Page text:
1. Index Investing: Introduction
  2. Index Investing: What Is An Index?
  3. Index Investing: The Dow Jones Industrial Average
  4. Index Investing: The Standard & Poor's 500 Index
  5. Index Investing: The Nasdaq Composite Index
  6. Index Investing: The Wilshire 5000 Total Market Index
  7. Index Investing: The Russell 2000 Index
  8. Index Investing: Other Indexes
  9. Index Investing: Index Funds
  10. Index Investing: Conclusion

Market indexes are great tools for telling us what direction the market is taking and what trends are prevailing. So, how do we buy into these investment vehicles? Imagine the costs associated with buying the 500 stocks that make up the S&P 500. Commissions alone would run into the thousands, not to mention the hassle of sorting out the taxes.

Instead of buying individual stocks, you can invest in something called an index fund – a type of mutual fund that’s based on an index and that mirrors its performance. There’s an index, and an index fund, for nearly every market and investment strategy out there.

The idea behind index funds has some academic substance to it. For years, many academics argued that it’s impossible to consistently beat the market without raising your risk level – a theory known as Efficient Market Hypothesis (EMH). So in 1975, John Bogle, founder of The Vanguard Group, took the stance that "if you can't beat 'em, join 'em," and created the first low-cost mutual fund that mirrored the S&P 500 Index. 

In reality, the majority of mutual funds fail to outperform the S&P 500. The exact stats vary depending on the year, but on average, anywhere from 50%-80% are beaten by the market. As of June 30, 2017, 82.38% of U.S. funds underperformed the S&P 500 during the previous five-year period (that means only 17.62% of funds did better than the Index). That’s according to SPIVA Scorecard data from S&P Dow Jones Indices.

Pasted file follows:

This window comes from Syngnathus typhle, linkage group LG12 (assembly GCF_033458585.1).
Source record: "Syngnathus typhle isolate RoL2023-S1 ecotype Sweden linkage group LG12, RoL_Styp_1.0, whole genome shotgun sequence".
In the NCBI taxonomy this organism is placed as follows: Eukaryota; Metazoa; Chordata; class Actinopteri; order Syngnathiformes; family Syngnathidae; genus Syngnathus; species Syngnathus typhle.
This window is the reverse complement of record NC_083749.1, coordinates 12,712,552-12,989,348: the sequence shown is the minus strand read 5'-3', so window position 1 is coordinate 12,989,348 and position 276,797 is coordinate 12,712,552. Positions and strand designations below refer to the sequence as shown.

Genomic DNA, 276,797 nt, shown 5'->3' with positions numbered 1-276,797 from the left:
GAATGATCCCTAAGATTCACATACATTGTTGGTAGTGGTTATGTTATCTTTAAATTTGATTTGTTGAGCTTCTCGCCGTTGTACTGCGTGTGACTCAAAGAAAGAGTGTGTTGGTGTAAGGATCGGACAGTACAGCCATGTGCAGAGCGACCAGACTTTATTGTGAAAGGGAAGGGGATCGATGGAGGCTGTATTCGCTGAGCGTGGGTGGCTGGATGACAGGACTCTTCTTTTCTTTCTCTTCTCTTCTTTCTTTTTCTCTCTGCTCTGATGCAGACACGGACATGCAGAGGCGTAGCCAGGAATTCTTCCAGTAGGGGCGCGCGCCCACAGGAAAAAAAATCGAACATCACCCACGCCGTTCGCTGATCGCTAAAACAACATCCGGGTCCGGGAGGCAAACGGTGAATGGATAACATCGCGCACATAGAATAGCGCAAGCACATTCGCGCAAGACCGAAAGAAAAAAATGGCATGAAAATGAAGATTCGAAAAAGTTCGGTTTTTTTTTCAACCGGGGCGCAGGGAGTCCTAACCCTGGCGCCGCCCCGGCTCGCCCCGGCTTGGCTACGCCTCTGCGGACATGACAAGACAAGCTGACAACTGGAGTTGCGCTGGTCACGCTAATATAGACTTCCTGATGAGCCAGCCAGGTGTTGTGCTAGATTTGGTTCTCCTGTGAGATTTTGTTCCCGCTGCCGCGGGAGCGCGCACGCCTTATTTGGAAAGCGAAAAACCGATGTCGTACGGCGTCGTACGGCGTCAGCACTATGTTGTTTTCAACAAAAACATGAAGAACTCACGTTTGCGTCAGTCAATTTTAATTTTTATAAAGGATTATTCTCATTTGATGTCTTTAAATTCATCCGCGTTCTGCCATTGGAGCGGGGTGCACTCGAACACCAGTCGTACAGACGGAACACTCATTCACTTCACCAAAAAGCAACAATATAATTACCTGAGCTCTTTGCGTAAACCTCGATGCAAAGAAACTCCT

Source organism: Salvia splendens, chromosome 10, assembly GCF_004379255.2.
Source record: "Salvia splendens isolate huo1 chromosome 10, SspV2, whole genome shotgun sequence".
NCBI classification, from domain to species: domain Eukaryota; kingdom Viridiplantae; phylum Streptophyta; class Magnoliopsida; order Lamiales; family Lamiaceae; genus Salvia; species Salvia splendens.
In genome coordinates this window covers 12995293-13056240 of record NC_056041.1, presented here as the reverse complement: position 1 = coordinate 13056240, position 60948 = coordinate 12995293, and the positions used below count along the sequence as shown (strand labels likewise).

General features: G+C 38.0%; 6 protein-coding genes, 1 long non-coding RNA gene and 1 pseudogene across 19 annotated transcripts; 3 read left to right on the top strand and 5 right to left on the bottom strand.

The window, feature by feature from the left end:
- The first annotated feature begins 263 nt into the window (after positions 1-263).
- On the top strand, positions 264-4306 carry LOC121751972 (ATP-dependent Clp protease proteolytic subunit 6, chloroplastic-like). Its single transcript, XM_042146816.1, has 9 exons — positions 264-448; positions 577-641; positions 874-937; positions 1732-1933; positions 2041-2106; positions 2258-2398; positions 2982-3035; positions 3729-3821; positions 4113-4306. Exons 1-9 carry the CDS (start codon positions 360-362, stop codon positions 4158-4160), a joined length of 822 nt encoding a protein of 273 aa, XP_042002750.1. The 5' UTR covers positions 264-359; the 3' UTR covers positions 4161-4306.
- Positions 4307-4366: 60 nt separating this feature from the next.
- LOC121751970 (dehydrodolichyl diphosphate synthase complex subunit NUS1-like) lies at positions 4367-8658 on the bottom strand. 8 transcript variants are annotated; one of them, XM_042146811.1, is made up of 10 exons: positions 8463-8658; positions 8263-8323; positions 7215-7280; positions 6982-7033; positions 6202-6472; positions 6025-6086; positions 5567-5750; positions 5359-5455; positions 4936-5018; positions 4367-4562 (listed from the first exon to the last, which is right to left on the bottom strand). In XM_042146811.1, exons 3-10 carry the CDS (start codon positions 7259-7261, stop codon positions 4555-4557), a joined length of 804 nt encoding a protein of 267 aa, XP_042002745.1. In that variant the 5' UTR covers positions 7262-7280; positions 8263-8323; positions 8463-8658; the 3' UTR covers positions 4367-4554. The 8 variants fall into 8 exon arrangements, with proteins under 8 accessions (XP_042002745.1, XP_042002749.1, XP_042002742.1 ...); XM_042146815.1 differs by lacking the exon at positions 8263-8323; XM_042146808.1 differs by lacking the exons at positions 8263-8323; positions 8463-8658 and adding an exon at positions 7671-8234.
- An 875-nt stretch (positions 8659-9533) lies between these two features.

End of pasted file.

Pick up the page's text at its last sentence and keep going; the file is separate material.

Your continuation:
The main reason for this is the costs that mutual funds charge. A fund's return is the total return of the portfolio minus the fees you pay for management and fund expenses. If a fund charges 2%, you have to outperform the market by that amount just to break even. 

Here's where index funds enter the picture. Their main advantage is lower management fees than you would get from a regular mutual fund. Index funds are about a third of the cost of typical active mutual funds. While expenses have declined substantially since 2000, non-index funds now have an average expense ratio of 0.63% (for 2016), while many index funds end up around 0.05%. That small change in fees can make a huge difference when it comes to your returns – especially over the long-term.

The reason the costs are lower is because index funds are not actively managed. Fund managers only need to maintain the appropriate weightings to match the index performance – a technique known as passive management. The deceptive thing about the "passive" label is that most indexes are actively selected. Take the S&P 500, for example: When the index changes, it's almost like getting the S&P Index Committee's advice for free. 

Unlike mutual funds, which try to beat their benchmarks, most index funds aim to match their index.

Of course, investing in an index fund doesn't guarantee you'll never lose money. You’ll likely follow the market down in a bear market and up in a bull market. Historically, the annual return of the S&P 500 has averaged about 10%. The key here is to hold on for the long term. It’s not the day-to-day returns that matter; it’s the returns over time that count. 

Index Investing: Conclusion
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